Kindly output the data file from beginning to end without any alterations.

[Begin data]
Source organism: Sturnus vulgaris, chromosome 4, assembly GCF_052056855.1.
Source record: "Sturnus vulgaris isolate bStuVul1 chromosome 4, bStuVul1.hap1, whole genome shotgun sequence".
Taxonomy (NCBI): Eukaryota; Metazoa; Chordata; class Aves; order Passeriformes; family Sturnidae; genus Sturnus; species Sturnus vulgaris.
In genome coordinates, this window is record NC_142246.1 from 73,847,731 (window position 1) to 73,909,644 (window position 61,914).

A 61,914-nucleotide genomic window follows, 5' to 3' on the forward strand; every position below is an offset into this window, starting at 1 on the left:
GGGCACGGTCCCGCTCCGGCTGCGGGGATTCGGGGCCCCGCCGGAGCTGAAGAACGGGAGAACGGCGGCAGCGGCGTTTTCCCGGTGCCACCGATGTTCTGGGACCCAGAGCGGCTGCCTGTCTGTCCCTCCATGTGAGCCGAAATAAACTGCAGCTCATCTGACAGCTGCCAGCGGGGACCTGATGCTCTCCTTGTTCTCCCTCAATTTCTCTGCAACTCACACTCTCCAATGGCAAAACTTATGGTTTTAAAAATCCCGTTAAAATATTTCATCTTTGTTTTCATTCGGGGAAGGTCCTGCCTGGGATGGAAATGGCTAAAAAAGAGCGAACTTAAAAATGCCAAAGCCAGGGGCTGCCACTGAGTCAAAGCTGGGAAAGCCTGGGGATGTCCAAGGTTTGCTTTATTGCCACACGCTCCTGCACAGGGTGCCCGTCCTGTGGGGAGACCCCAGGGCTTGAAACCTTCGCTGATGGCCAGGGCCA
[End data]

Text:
Source organism: Sturnus vulgaris, chromosome 4, assembly GCF_052056855.1.
Source record: "Sturnus vulgaris isolate bStuVul1 chromosome 4, bStuVul1.hap1, whole genome shotgun sequence".
Taxonomy (NCBI): Eukaryota; Metazoa; Chordata; class Aves; order Passeriformes; family Sturnidae; genus Sturnus; species Sturnus vulgaris.
In genome coordinates, this window is record NC_142246.1 from 73,847,731 (window position 1) to 73,909,644 (window position 61,914).

A 61,914-nucleotide genomic window follows, 5' to 3' on the forward strand; every position below is an offset into this window, starting at 1 on the left:
GGGCACGGTCCCGCTCCGGCTGCGGGGATTCGGGGCCCCGCCGGAGCTGAAGAACGGGAGAACGGCGGCAGCGGCGTTTTCCCGGTGCCACCGATGTTCTGGGACCCAGAGCGGCTGCCTGTCTGTCCCTCCATGTGAGCCGAAATAAACTGCAGCTCATCTGACAGCTGCCAGCGGGGACCTGATGCTCTCCTTGTTCTCCCTCAATTTCTCTGCAACTCACACTCTCCAATGGCAAAACTTATGGTTTTAAAAATCCCGTTAAAATATTTCATCTTTGTTTTCATTCGGGGAAGGTCCTGCCTGGGATGGAAATGGCTAAAAAAGAGCGAACTTAAAAATGCCAAAGCCAGGGGCTGCCACTGAGTCAAAGCTGGGAAAGCCTGGGGATGTCCAAGGTTTGCTTTATTGCCACACGCTCCTGCACAGGGTGCCCGTCCTGTGGGGAGACCCCAGGGCTTGAAACCTTCGCTGATGGCCAGGGCCA